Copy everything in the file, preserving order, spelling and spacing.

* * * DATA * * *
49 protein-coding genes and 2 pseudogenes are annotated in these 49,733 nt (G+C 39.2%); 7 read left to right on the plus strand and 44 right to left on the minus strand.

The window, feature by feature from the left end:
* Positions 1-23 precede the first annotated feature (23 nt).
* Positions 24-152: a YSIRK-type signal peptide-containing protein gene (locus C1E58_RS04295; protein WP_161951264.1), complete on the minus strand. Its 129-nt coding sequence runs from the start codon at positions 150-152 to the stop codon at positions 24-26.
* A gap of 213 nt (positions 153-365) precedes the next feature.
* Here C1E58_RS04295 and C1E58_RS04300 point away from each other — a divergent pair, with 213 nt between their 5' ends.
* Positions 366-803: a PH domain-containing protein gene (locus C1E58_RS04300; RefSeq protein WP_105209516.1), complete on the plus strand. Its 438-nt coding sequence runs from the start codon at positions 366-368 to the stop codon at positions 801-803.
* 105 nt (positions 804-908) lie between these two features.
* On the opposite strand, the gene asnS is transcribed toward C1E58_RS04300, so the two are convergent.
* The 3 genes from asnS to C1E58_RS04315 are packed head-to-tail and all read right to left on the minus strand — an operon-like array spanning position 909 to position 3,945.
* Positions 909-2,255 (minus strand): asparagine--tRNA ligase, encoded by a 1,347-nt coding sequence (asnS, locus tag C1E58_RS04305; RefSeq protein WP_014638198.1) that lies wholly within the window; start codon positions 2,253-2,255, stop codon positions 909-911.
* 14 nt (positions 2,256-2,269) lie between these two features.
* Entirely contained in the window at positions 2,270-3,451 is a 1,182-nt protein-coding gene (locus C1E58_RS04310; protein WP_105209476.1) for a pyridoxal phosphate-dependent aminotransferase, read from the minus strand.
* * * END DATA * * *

49 protein-coding genes and 2 pseudogenes are annotated in these 49,733 nt (G+C 39.2%); 7 read left to right on the plus strand and 44 right to left on the minus strand.

The window, feature by feature from the left end:
* Positions 1-23 precede the first annotated feature (23 nt).
* Positions 24-152: a YSIRK-type signal peptide-containing protein gene (locus C1E58_RS04295; protein WP_161951264.1), complete on the minus strand. Its 129-nt coding sequence runs from the start codon at positions 150-152 to the stop codon at positions 24-26.
* A gap of 213 nt (positions 153-365) precedes the next feature.
* Here C1E58_RS04295 and C1E58_RS04300 point away from each other — a divergent pair, with 213 nt between their 5' ends.
* Positions 366-803: a PH domain-containing protein gene (locus C1E58_RS04300; RefSeq protein WP_105209516.1), complete on the plus strand. Its 438-nt coding sequence runs from the start codon at positions 366-368 to the stop codon at positions 801-803.
* 105 nt (positions 804-908) lie between these two features.
* On the opposite strand, the gene asnS is transcribed toward C1E58_RS04300, so the two are convergent.
* The 3 genes from asnS to C1E58_RS04315 are packed head-to-tail and all read right to left on the minus strand — an operon-like array spanning position 909 to position 3,945.
* Positions 909-2,255 (minus strand): asparagine--tRNA ligase, encoded by a 1,347-nt coding sequence (asnS, locus tag C1E58_RS04305; RefSeq protein WP_014638198.1) that lies wholly within the window; start codon positions 2,253-2,255, stop codon positions 909-911.
* 14 nt (positions 2,256-2,269) lie between these two features.
* Entirely contained in the window at positions 2,270-3,451 is a 1,182-nt protein-coding gene (locus C1E58_RS04310; protein WP_105209476.1) for a pyridoxal phosphate-dependent aminotransferase, read from the minus strand.